Twistin’ the night away

Nate Wright

Photo courtesy of Nate Wright

When Nate Wright moved to Chico in 2012, he found there was something missing in the local nightlife scene. He wasn’t into the dance clubs around town and wanted something less structured than the studio dances he was used to. So Wright, who owns a marketing company in town, decided to offer a new way for those who appreciate old-fashioned social dancing (think jitterbug, Lindy hop, etc.) to have a space to do so. Six months ago, he launched Chico Vintage Nights, where people can step back in time to the first half of the 20th century. In addition to holding regular events, Chico Vintage Nights is now available to nonprofits looking for a unique fundraising experience. In a recent interview with the CN&R, Wright explained how traditional social dances are an excellent alternative to urban nightlife. Follow Chico Vintage Nights on Facebook, or visit its website at

Do you have a background in dance?

I started dancing in the Air Force Academy in Colorado. At that time, in 1998, I was shy and a late bloomer. Swing classes were available, and I started taking them. I was a slow learner; it took me six months to learn the basics. I loved it. My best happy moments were when I was dancing. I kept learning new styles, became way more comfortable with myself and other people, but I took a hiatus in 2001, and didn’t really come back to it until I moved here.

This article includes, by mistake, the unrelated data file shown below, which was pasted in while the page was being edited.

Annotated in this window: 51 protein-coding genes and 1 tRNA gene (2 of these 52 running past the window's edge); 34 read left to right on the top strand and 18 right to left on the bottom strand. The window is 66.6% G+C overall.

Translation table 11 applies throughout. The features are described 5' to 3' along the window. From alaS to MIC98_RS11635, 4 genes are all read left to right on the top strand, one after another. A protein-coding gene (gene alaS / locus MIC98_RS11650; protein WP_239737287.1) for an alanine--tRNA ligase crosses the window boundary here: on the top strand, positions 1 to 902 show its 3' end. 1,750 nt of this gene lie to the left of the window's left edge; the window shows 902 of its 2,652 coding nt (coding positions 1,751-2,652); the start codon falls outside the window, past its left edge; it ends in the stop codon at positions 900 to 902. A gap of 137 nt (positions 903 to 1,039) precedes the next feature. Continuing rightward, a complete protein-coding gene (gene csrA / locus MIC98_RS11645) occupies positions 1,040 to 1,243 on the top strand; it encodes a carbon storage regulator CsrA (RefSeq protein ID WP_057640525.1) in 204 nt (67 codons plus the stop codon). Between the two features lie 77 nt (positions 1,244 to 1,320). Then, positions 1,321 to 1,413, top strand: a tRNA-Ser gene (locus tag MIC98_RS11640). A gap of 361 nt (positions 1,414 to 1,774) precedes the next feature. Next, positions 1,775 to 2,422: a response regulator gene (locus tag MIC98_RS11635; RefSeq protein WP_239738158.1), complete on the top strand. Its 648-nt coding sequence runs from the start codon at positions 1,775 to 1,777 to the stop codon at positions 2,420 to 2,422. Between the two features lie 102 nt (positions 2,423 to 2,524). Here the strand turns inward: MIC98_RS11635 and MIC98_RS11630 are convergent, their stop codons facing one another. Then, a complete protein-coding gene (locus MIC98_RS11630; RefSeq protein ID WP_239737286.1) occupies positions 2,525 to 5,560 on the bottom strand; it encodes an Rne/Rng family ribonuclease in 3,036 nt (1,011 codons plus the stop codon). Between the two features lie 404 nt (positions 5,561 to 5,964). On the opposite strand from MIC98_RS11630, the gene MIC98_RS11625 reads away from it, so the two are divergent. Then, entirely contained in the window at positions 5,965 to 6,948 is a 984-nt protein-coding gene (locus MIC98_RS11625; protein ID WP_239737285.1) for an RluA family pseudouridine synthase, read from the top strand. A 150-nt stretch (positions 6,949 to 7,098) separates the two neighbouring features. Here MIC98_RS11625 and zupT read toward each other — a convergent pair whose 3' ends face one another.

What makes the dances “vintage”?

For one, the clothes. You’ve got to dress up! Some people dress up to the nines; others, not so much. The etiquette is different, too, very traditional: the man is the lead, and the women follow. It doesn’t have anything to do with gender rights; it’s just old-school. We have gay and lesbian couples that come and follow that style. We don’t only play old-timey music, and we encourage people to dance with each other and not their favorite partner. It’s a fully immersive experience.

What do you see for the future of Chico Vintage Nights?

Right now, we have about 20 core people who show up to these dances, and I would like to see that reach 100. We’ve already outgrown our first venue, so we’ve moved to the Chico Grange, and now we have to have people pay to get in. I just want it to pay for itself, and I really want to give back to the community by hosting dances for nonprofit fundraisers.

Do you offer lessons?

I offer a free basic lesson at the beginning of each dance, but currently, I do not teach. The studios around town are great and have some really talented dancers. I’m not here to teach, just to dance.